I have mixed feelings about Sandra Bullock being promoted as People’s “most beautiful woman” for 2015. On the one hand, it’s wonderful to see a 50-year-old woman being held up as a symbol of beauty. In addition, Bullock has always struck me as a genuine person, who cares about her family and the world around her.
On the other hand, when I look at the cover of People, I can’t help but wonder – is this the real Sandra Bullock? In the image, Bullock doesn’t have a single wrinkle. Not one. Her hair is perfect. Her eyes are unnaturally white. So, either she is an alien. Or, People’s creative team has been working its magic on the picture.
I find this ironic, considering the fact that the tagline on the cover promises to show the “Real, Radiant Sandra Bullock.”
In the interview that accompanies the portrait, Sandra talks about her aging body with lighthearted humor. She comments that, when her son asked about her wrinkles, she replied, “Well, I hope some of them are from laughing so much.” That’s a great way of looking at it – so, why not show her true face in the picture?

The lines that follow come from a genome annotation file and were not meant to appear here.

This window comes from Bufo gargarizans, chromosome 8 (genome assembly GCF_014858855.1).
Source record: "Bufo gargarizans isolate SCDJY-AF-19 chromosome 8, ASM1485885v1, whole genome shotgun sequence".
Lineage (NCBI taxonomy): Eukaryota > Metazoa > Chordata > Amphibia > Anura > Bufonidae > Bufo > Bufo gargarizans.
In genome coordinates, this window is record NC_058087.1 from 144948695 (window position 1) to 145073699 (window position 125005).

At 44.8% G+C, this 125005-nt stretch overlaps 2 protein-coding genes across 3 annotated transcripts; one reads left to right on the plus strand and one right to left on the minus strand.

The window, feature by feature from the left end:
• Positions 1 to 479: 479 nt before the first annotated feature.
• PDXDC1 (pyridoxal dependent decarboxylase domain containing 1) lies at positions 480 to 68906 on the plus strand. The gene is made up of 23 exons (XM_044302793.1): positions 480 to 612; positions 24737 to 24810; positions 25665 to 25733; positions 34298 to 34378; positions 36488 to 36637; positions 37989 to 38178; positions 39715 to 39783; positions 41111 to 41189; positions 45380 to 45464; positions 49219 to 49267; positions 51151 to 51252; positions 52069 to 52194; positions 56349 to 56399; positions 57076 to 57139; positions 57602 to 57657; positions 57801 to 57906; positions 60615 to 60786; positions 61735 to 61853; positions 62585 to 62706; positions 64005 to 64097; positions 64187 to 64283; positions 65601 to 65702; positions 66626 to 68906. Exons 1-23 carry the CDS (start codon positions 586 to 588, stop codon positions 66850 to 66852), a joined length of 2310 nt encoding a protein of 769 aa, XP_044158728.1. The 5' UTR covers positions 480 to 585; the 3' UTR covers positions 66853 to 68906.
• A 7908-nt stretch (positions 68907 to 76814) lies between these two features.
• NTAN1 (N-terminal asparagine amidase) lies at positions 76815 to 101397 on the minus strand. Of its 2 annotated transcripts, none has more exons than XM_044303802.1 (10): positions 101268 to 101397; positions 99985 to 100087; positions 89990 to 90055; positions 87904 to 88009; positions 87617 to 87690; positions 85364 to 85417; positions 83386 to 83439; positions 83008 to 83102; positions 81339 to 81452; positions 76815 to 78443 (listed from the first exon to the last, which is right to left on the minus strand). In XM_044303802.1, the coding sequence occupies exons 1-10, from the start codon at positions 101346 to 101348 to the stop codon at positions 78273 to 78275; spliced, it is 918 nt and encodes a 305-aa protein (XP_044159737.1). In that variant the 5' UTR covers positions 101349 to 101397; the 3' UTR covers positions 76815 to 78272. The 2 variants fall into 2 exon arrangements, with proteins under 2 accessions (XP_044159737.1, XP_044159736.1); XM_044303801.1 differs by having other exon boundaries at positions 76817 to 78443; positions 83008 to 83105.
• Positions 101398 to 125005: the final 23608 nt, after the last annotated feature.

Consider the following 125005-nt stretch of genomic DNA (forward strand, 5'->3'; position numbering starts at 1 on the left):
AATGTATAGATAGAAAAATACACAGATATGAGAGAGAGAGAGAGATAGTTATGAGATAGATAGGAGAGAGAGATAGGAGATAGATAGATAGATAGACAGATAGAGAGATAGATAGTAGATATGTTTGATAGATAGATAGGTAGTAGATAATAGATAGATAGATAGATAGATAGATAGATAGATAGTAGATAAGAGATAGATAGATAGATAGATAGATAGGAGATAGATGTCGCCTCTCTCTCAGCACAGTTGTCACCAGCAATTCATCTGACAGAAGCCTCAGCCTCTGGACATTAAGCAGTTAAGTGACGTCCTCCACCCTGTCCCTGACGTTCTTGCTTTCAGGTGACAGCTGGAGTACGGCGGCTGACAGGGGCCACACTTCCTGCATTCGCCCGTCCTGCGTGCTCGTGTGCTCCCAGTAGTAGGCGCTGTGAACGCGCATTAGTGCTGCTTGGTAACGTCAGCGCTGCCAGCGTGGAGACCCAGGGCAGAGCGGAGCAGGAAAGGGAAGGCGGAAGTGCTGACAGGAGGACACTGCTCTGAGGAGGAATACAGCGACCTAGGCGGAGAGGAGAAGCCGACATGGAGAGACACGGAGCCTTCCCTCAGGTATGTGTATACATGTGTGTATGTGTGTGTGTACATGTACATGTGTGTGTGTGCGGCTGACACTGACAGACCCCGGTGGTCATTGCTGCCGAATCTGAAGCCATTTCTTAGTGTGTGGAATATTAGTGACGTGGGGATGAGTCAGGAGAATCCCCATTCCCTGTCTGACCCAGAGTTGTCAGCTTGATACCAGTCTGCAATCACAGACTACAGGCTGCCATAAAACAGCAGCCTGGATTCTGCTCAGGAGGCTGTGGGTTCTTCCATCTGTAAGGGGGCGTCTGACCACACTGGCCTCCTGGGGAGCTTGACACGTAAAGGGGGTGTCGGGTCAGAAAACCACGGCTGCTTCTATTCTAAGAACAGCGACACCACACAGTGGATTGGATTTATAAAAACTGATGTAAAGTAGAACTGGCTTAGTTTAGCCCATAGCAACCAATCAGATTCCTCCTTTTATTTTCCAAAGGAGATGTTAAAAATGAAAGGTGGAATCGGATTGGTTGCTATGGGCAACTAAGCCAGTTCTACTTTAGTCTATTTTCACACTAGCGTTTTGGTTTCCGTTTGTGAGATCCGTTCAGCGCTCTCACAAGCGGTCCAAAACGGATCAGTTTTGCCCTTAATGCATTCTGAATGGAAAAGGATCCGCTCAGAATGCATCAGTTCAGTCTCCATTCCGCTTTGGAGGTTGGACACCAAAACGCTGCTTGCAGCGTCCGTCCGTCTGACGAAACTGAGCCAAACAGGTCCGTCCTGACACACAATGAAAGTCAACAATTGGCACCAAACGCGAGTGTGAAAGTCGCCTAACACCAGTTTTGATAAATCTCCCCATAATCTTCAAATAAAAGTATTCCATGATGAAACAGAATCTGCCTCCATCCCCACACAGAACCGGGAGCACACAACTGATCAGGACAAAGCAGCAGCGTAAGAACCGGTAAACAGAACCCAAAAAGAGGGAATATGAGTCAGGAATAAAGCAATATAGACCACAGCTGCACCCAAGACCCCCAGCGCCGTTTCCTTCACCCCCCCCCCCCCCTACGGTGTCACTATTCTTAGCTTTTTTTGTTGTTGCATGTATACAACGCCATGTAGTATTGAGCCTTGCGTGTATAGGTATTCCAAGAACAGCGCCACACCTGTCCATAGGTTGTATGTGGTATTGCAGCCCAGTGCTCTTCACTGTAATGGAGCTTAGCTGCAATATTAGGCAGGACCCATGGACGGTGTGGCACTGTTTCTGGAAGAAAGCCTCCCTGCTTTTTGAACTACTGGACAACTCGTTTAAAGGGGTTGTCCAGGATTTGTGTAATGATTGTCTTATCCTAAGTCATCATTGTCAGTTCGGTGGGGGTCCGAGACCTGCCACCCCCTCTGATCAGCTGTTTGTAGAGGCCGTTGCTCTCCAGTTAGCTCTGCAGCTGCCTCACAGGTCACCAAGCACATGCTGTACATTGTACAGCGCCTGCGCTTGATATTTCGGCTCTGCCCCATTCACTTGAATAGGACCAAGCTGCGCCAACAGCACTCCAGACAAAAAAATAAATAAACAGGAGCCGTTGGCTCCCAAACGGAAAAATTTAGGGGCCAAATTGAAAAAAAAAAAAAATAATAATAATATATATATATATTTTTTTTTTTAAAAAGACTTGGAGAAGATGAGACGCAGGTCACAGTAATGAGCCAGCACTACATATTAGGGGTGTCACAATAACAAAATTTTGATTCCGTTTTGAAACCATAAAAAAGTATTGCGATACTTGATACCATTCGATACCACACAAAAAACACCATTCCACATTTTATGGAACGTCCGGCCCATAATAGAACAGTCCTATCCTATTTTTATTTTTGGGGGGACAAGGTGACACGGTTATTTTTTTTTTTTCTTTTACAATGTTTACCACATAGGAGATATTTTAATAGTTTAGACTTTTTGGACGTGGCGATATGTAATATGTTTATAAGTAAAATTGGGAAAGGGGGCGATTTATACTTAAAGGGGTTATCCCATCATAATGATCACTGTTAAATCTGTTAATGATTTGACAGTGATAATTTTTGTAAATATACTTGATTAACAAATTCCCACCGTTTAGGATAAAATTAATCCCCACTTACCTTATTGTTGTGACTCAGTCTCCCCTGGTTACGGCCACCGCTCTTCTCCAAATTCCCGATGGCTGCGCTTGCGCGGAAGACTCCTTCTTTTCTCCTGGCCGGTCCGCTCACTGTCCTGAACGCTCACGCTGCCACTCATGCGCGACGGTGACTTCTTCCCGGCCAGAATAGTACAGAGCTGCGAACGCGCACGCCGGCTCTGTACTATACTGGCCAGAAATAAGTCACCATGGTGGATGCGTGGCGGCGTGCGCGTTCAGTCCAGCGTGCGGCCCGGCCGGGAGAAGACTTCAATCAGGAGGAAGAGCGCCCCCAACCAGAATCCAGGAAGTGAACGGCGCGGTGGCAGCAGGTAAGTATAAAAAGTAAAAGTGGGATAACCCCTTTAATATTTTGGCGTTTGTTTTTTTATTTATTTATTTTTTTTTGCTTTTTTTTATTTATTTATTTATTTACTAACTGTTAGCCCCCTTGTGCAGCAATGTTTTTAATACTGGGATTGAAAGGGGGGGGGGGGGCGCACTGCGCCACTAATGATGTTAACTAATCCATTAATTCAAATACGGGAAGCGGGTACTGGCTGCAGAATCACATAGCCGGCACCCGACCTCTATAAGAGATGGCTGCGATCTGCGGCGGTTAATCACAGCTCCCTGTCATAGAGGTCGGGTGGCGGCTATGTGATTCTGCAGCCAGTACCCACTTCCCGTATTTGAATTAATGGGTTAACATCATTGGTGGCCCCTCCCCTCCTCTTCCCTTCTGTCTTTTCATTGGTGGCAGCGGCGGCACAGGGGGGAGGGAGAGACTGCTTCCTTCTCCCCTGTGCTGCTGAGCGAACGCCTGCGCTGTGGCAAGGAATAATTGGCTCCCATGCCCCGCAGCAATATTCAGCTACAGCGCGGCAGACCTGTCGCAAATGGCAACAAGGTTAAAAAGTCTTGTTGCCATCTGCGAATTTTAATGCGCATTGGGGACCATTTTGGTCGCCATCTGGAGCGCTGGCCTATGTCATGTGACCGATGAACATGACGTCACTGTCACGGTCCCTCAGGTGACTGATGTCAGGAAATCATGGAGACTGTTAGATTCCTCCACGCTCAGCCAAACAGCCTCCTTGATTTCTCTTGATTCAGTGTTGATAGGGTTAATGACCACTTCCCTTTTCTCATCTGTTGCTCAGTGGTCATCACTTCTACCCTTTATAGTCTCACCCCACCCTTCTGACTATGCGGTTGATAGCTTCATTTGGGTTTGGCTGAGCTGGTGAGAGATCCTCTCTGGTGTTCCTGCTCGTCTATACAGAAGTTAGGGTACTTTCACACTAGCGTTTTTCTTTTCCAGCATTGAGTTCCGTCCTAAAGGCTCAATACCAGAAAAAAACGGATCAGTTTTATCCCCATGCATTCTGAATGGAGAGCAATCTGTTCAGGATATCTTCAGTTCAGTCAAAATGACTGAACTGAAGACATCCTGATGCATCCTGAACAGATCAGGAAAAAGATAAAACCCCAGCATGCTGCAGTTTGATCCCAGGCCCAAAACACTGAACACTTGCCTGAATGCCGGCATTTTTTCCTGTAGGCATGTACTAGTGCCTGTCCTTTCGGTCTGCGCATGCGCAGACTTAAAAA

It says a lot about how we look at the aging process that someone as naturally radiant as Sandra Bullock still needs to be “enhanced” to be considered beautiful at 50.
Ok, maybe I’m overreacting here. Maybe, this is just a magazine cover – and, maybe, the fact that a 50-year-old woman was chosen at all is a step in the right direction. It just feels like, in presenting a perfected image of Sandra Bullock, People is, once again, sending the message that “looking beautiful = looking younger.”
I’d love to hear your thoughts on this. Do you think that the media should present more natural images of beauty after 50? Why or why not? What do you think of People’s choice of Sandra Bullock as their 2015 “most beautiful woman?” Please join the conversation.
Photo credit “Sandra Bullock on the cover of PEOPLE”: People.com
Tags Getting Older